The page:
One disabled activist, Mary*, told DNS that she felt “physically sick watching Liz Carr act out every single Tory scrounger rhetoric in the book”, and that the play was an “open invitation to make fraud reports”.
She added: “Its damaging, irresponsible and offensive. It’s not ‘dark’, funny or informative. Daily Mail readers will love it.”
She said the film was “an absolute gift to DWP”, and she added: “It hurts so much more when it’s one of our own who should know better. It’s such a betrayal.”
She added: “What upset me the most was a very dear friend in all honesty asking me, ‘Oh god, am I a fraud?’
“I had to reassure her that no, she is not. That broke my heart.”
Mary also passed on to DNS comments from a string of other disabled people, many of them with invisible impairments, in response to the drama.
One, a mental health activist and service-user, said it was “a real betrayal of all of us” and that those involved should be “ashamed”.
They added: “Assume all the people involved think they’ll never find themselves in a situation where they’ll be reported like this, otherwise why demonstrate how to report people and give the impression everyone on PIP is somehow not genuine because the DWP force people to humiliate themselves.”
Another, an electric wheelchair-user, was another to say that the film made them “feel physically sick”.
A long-term mental health service-user, activist and former chief executive of a charity, said the film was “undoing years and years of work by disability campaigners and activists to fight against the stereotypes of fakers in the Daily Mail and right wing press”, and described it as “grim grim grim”.
Another long-term mental health service-user said the film made them feel like they should take their own life, “like I wasn’t worthy of receiving PIP and a fraud.
“I felt really uncomfortable and freaked out about it. I know that I have some members of my own family and friends, that judge me for claiming benefits.
“I just wish I was invisible right now.”
A former mental health service-user said: “It uses this visibly disabled actor as a model for [a] deserving claimant.
“The fact this is produced by disabled people makes it worse. It shows the system means you have to act a certain way but then shows everyone is either playing to that or fraudulently acting that part.”
Another former mental health service-user said: “My concern is about the snitching on your neighbour angle which may be more socially acceptable in the time of coronavirus social compliance.”
And a former service-user said that promoting anonymous reporting of strangers and neighbours for “fraud” could impact people with invisible impairments.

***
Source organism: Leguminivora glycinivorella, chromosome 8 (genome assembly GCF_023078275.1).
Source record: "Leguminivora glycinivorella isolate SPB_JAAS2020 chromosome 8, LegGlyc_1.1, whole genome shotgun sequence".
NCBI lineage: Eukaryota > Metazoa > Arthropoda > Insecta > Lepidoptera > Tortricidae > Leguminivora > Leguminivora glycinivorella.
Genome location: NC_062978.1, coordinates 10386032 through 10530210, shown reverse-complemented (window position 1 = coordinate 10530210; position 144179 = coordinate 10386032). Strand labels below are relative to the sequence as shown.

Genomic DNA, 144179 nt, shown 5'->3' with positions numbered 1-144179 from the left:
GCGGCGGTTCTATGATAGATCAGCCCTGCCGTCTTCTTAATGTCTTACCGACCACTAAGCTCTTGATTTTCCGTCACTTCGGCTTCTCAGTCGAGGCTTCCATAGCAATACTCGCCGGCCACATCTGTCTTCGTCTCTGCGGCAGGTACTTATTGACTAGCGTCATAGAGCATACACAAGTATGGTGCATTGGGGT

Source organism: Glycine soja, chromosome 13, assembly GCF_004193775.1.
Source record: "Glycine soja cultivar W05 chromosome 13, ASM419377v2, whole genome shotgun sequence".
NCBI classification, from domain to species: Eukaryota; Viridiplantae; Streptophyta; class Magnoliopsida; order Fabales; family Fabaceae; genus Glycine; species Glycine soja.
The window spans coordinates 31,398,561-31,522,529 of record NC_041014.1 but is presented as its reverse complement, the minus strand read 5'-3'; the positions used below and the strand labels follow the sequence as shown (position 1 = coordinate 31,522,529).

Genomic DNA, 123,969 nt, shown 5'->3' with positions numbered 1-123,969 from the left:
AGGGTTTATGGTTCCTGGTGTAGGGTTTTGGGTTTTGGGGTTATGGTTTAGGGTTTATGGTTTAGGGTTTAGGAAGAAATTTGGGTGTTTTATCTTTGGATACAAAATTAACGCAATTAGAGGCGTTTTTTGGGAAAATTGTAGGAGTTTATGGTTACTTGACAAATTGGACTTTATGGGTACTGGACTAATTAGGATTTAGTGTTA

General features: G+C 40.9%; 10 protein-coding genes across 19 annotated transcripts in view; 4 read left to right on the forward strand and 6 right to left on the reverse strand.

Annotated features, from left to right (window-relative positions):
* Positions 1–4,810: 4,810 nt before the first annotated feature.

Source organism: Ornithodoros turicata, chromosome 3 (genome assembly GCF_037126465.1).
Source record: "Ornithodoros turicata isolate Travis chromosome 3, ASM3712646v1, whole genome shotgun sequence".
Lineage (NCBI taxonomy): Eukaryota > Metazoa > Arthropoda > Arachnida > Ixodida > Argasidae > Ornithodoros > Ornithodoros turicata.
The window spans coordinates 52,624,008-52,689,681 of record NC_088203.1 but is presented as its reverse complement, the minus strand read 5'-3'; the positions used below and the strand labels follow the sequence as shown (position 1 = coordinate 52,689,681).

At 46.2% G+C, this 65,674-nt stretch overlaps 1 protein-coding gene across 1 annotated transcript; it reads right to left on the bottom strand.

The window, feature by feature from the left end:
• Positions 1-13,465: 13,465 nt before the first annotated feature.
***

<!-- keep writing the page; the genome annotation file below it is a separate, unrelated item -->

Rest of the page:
They said: “We are living through terrible times with COVID-19 and are directed to report to the police those who are breaking the rules.
“Disabled people may also be vulnerable to the virus and the isolation of the restrictions.
“I can see how social compliance may extend to more benefits related reporting of people who may not appear physically disabled but suffer serious mental distress or hidden disabilities. The last thing we need right now is more division and persecution.”
Christie said the CripTales writers had been given a “totally open brief to write what they wished” about “issues that engaged them” and that the intention of The Real Deal was to “explore moral ambiguity”.
Fraser said the drama was about a “genuine claimant” who was unable to “get through the questioning hoops that a PIP assessment can bring, with all the stress, self doubt and shame, that can be involved in such an unfair setting”.
He said it showed how the actions of Carr’s character, who herself “agrees to act more disabled” than she is, further highlight the systemic flaws.
He said: “Rather than an advert for the DWP, it offers a criticism of it, and rather than play into the very worst of the scrounger rhetoric, it was a rare comedic take on the hypocrisy that can be embedded in that PIP interview system, with a serious twist at the end.”
Carr said the piece had intended to highlight the flaws in the system “dramatically and playfully – showing how impenetrable the benefit system is and the reality of how we have to perform and jump through hoops to gain our rightful entitlements”.
She said: “I knew the piece was controversial in having a disabled person report another disabled person – rather than suggest this as acceptable, my hope was that this would illustrate how deeply entrenched the ideology of individualism and competition are in all of us – even disabled people.
“It was of course not my intention to cause harm or hurt – I consider the roles I accept very carefully and thoughtfully and feel those of us with a profile have a responsibility to challenge.”
*Not her real name
A note from the editor:
Please consider making a voluntary financial contribution to support the work of DNS and allow it to continue producing independent, carefully-researched news stories that focus on the lives and rights of disabled people and their user-led organisations.
Please do not contribute if you cannot afford to do so, and please note that DNS is not a charity. It is run and owned by disabled journalist John Pring and has been from its launch in April 2009.
Thank you for anything you can do to support the work of DNS…